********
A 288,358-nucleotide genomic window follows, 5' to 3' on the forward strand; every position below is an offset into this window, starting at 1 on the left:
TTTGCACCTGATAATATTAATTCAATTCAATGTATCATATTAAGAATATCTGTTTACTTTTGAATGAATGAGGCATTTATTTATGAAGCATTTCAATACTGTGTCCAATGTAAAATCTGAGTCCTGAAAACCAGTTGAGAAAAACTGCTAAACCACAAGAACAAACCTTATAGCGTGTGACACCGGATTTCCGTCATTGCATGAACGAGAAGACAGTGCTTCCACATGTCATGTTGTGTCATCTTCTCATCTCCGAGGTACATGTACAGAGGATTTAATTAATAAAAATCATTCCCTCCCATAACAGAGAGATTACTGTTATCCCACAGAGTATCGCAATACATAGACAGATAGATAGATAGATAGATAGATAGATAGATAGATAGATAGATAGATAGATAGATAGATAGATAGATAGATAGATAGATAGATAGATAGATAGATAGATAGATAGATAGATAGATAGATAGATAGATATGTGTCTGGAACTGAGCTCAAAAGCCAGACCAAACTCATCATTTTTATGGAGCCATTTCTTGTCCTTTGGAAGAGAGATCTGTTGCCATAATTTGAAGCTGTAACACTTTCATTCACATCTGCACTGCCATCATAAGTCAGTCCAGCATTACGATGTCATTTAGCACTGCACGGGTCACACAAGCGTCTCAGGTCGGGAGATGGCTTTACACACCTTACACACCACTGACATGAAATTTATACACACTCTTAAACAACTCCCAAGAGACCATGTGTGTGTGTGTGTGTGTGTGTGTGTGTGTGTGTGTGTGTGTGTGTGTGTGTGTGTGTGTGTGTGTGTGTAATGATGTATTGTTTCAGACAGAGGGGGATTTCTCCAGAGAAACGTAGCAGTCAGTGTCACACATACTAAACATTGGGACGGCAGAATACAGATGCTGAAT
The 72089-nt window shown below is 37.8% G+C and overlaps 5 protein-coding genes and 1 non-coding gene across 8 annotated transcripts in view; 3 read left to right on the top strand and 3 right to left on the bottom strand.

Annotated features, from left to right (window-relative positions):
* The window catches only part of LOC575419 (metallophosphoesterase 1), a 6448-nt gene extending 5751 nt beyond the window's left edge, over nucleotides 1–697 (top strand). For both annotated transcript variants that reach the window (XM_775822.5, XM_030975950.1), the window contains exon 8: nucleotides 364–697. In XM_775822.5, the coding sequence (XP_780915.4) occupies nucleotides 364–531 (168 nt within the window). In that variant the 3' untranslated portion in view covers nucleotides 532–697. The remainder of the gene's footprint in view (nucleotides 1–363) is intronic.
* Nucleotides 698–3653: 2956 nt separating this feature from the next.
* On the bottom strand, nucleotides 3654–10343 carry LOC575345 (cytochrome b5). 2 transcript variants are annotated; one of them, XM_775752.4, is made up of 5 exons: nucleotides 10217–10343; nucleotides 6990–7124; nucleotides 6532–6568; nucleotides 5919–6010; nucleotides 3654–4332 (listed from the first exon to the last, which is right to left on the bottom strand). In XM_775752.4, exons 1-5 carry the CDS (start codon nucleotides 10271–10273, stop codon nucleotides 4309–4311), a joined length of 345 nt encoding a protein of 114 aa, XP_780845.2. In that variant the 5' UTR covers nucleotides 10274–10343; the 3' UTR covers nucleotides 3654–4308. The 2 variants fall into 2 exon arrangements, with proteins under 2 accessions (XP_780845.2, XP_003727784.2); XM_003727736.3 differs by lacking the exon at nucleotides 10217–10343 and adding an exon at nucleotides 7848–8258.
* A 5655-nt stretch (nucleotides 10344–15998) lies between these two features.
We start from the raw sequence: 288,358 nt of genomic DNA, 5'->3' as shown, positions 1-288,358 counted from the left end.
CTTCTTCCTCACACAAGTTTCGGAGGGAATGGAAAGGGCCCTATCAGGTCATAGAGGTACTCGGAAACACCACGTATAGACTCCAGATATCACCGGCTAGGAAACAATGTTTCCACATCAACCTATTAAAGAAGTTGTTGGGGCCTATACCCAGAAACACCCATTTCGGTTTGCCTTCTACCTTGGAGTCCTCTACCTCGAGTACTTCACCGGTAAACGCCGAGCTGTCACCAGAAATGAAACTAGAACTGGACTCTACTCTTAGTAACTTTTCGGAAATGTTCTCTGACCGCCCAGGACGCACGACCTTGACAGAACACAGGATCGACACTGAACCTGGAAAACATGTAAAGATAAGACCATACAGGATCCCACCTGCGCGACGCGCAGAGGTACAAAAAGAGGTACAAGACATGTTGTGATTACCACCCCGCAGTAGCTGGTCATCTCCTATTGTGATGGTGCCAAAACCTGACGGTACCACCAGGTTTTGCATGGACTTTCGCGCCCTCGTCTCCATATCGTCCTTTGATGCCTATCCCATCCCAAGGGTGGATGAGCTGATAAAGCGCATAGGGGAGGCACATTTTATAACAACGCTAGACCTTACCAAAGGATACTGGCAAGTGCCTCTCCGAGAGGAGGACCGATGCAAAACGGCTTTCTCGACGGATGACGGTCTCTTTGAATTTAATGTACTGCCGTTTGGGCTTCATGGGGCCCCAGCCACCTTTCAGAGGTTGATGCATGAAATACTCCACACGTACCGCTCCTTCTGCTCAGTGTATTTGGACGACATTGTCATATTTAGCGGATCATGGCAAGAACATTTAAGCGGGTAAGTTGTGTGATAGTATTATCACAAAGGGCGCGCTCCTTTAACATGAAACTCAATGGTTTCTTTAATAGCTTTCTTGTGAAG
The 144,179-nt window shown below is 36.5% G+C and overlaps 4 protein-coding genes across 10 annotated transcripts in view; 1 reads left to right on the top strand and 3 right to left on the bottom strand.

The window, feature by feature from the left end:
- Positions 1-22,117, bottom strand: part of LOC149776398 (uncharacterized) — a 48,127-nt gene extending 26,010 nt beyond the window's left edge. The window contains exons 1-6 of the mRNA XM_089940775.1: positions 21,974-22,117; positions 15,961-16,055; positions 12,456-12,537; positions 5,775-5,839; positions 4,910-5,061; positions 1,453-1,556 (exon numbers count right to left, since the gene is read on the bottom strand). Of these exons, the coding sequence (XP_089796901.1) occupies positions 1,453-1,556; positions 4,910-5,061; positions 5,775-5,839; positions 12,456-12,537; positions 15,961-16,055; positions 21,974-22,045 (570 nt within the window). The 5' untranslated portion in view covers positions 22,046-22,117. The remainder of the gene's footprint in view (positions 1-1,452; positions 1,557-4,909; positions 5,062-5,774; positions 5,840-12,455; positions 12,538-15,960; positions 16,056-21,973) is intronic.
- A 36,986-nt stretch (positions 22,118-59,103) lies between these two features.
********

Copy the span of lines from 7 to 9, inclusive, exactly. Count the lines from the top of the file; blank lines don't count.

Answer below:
* On the bottom strand, nucleotides 3654–10343 carry LOC575345 (cytochrome b5). 2 transcript variants are annotated; one of them, XM_775752.4, is made up of 5 exons: nucleotides 10217–10343; nucleotides 6990–7124; nucleotides 6532–6568; nucleotides 5919–6010; nucleotides 3654–4332 (listed from the first exon to the last, which is right to left on the bottom strand). In XM_775752.4, exons 1-5 carry the CDS (start codon nucleotides 10271–10273, stop codon nucleotides 4309–4311), a joined length of 345 nt encoding a protein of 114 aa, XP_780845.2. In that variant the 5' UTR covers nucleotides 10274–10343; the 3' UTR covers nucleotides 3654–4308. The 2 variants fall into 2 exon arrangements, with proteins under 2 accessions (XP_780845.2, XP_003727784.2); XM_003727736.3 differs by lacking the exon at nucleotides 10217–10343 and adding an exon at nucleotides 7848–8258.
* A 5655-nt stretch (nucleotides 10344–15998) lies between these two features.
We start from the raw sequence: 288,358 nt of genomic DNA, 5'->3' as shown, positions 1-288,358 counted from the left end.